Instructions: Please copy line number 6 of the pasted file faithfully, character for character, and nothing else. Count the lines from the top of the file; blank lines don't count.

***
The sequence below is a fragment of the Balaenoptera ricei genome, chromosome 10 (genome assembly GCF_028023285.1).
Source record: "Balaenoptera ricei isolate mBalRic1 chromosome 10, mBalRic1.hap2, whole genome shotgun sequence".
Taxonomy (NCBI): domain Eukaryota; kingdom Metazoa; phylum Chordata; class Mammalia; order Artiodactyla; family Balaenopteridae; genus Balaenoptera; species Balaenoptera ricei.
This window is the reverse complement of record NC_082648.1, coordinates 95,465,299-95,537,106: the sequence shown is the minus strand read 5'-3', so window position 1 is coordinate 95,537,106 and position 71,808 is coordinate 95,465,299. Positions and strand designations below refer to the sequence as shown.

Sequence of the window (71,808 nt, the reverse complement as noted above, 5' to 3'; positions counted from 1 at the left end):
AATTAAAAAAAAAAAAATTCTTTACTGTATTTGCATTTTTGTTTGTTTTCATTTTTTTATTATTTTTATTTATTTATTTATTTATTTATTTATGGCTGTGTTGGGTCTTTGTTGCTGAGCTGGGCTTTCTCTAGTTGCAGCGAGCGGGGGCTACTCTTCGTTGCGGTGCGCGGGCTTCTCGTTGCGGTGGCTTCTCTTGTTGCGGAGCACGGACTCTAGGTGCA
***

AATTAAAAAAAAAAAAATTCTTTACTGTATTTGCATTTTTGTTTGTTTTCATTTTTTTATTATTTTTATTTATTTATTTATTTATTTATTTATGGCTGTGTTGGGTCTTTGTTGCTGAGCTGGGCTTTCTCTAGTTGCAGCGAGCGGGGGCTACTCTTCGTTGCGGTGCGCGGGCTTCTCGTTGCGGTGGCTTCTCTTGTTGCGGAGCACGGACTCTAGGTGCA